When the headmistress admitted me as the first American to attend The Collegiate School for Girls, she warned that “politics and religion” were not discussed on campus. This was fine with me. I did not yet have political opinions. We purchased the uniform: hat, clunky shoes, blazer, shirt, jumper (three inches above the knee when kneeling). As I was getting on my bike one day after school my first week, the science teacher hollered at me. And so I learned that hat-wearing was not optional. When she realized I was “the American,” she softened. We had a get-acquainted chat while I donned the hat and prepared to cycle off.
The Collegiate girls were very welcoming and I quickly made friends. We began each day in the meeting room/gym. There the headmistress spoke and led responsive readings in our psalm books followed by the Lord’s Prayer. We passed quietly through the halls monitored by upper class prefects, sat at “old fashion” lidded desks with inkwells, stood quietly when the teachers entered, did a lot of memorizing and of course looked forward to holidays. The boarders went home and the day students enjoyed lovely parties where there were BOYS from Grey, our brother school: beach parties and dances, braivleis barbecues and dances, house parties, garden parties and dances. One favorite dance was the compelling “kwela” with its captivating pennywhistle accompaniment. One wonderful night the African maids came out of the kitchen and danced with us!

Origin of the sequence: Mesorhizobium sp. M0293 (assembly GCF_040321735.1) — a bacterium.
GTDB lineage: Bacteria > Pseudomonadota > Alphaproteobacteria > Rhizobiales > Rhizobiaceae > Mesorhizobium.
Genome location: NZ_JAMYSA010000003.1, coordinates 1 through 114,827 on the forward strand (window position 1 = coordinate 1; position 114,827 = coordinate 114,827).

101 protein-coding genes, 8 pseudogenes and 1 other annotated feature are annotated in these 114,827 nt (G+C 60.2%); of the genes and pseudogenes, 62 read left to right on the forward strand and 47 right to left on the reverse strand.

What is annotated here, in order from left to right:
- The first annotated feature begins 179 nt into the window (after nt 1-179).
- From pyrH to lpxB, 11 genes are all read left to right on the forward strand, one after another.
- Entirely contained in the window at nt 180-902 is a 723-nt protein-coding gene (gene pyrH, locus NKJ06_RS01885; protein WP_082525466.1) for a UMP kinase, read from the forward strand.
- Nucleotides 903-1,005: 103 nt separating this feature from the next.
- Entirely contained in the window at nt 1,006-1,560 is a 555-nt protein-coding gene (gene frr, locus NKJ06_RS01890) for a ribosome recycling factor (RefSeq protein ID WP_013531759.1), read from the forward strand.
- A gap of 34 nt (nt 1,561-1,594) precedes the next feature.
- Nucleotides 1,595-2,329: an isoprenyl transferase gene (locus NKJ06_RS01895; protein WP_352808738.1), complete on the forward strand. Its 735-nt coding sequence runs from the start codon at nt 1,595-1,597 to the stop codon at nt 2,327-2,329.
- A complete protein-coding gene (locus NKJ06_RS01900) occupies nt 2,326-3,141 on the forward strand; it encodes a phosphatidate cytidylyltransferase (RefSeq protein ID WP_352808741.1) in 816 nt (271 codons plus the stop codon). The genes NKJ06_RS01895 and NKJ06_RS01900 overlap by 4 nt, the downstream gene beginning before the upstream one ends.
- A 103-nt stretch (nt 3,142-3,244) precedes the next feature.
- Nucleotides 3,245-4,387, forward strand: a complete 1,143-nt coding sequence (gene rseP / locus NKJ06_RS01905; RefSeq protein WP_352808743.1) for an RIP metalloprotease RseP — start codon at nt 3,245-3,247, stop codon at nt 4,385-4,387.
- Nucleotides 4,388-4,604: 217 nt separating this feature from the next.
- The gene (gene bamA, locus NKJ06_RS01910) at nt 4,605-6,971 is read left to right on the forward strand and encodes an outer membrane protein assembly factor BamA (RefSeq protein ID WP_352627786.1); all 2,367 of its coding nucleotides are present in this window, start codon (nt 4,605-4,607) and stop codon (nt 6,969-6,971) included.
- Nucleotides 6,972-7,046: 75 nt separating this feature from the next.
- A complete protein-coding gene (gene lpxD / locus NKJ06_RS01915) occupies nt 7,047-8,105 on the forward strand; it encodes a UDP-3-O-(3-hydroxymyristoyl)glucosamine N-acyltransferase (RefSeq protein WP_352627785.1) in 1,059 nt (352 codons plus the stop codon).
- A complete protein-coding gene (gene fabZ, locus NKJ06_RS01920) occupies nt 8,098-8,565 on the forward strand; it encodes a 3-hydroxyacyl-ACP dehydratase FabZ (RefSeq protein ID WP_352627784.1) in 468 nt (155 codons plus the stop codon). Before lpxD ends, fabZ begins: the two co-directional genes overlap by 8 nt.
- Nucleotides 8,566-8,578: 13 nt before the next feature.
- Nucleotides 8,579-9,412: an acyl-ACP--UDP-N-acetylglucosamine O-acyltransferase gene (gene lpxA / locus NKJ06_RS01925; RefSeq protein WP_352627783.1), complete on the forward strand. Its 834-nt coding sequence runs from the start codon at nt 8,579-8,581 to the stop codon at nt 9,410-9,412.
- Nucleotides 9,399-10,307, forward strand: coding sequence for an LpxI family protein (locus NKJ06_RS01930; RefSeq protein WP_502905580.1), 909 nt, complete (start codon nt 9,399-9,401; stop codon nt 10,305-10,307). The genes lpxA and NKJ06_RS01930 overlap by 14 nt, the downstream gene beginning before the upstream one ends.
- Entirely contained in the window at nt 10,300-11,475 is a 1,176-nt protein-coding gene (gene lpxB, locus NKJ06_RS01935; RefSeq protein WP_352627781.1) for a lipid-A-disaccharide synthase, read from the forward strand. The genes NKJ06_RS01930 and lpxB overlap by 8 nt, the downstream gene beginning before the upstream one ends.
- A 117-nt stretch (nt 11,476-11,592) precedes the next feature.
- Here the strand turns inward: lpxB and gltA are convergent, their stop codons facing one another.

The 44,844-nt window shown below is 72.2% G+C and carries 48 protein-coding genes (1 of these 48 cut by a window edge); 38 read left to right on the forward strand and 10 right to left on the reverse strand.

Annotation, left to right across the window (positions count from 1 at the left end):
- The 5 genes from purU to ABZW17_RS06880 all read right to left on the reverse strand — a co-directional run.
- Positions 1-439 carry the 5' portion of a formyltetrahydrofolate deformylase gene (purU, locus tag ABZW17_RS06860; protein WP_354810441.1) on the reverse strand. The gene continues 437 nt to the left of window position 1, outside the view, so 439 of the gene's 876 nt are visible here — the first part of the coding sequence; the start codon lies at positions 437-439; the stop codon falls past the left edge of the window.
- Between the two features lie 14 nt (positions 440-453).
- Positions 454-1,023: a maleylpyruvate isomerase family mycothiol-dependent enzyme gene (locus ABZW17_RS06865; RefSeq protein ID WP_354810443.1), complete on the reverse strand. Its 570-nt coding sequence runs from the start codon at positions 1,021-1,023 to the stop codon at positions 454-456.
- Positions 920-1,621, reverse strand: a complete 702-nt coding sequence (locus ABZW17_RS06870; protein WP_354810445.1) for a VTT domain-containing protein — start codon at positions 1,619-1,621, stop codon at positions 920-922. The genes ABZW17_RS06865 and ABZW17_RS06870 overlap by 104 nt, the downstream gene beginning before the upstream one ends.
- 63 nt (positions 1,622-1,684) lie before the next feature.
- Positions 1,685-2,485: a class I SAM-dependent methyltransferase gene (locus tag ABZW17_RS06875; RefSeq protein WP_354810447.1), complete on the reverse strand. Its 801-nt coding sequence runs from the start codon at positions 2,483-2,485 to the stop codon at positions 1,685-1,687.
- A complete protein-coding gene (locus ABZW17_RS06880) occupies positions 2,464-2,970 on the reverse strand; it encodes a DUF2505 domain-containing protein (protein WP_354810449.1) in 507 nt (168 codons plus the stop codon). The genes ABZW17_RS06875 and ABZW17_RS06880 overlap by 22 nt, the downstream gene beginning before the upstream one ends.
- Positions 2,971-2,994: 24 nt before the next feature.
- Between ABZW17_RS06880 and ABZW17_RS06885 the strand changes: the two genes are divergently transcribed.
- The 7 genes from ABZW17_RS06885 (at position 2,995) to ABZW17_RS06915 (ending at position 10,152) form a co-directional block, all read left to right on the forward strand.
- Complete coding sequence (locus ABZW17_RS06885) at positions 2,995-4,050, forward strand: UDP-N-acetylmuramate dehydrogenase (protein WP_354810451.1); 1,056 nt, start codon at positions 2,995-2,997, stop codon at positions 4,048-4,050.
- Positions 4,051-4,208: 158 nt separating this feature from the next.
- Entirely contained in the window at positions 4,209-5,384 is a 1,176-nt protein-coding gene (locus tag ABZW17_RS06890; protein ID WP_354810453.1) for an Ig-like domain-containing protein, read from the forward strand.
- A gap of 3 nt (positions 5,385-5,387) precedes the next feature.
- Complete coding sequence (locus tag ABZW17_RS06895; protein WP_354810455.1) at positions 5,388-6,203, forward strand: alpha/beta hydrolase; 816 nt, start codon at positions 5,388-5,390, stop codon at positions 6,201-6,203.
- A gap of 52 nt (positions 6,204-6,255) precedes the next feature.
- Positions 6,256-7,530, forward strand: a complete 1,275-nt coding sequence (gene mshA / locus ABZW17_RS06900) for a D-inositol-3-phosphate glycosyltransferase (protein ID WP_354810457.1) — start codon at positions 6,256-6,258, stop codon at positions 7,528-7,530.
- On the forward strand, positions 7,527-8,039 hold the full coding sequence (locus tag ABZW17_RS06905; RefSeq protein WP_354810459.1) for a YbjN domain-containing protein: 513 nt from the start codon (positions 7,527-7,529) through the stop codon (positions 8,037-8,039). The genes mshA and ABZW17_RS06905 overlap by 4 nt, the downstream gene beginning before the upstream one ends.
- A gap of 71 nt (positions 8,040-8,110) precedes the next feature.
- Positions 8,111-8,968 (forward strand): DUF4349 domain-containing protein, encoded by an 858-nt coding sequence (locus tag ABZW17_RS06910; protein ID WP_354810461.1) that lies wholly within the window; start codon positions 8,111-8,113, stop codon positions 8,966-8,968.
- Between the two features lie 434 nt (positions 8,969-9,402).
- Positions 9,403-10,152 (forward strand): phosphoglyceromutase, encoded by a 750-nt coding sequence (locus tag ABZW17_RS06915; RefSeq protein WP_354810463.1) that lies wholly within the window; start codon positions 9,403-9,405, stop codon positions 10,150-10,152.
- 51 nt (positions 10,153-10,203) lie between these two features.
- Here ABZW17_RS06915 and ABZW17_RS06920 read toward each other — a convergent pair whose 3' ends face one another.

For finishing touches after a year at Collegiate, I enrolled in a technical school, studying bookkeeping, shorthand and poetry. Tom arranged for me to take “real” sewing lessons from an American friend and gave me opportunities to do some cooking.
That had been our life in South Africa. Now it was May. I had passed the Scholastic Aptitude Test sent from the States and after anxious waiting had been accepted to Principia, the college of my choice. The Cape to Cairo trip would be a time for the three of us to be together before I left home.
So what was happening to Fred about this time? He graduated from Principia College (to which Donanne was about to head off) in 1955, served two years in the army, first in Oklahoma, then at Ladd Air Force Base outside Fairbanks, Alaska. His parents offered their children a three-month tour of Europe in autumn 1957 that included Gibraltar. From there he looked across the straits at the mountains of Morocco, never dreaming that Africa would call him. When Donanne was finishing her secondary education, Fred was working in Bell System public relations in both New York for Western Electric and in San Francisco for Pacific Telephone with an ever greater hankering to travel.
Next post: Donanne and her parents travel from the Cape of Good Hope to Cairo with stops in Nairobi, Khartoum, Wadi Halfa and Wheelus AFB, Libya.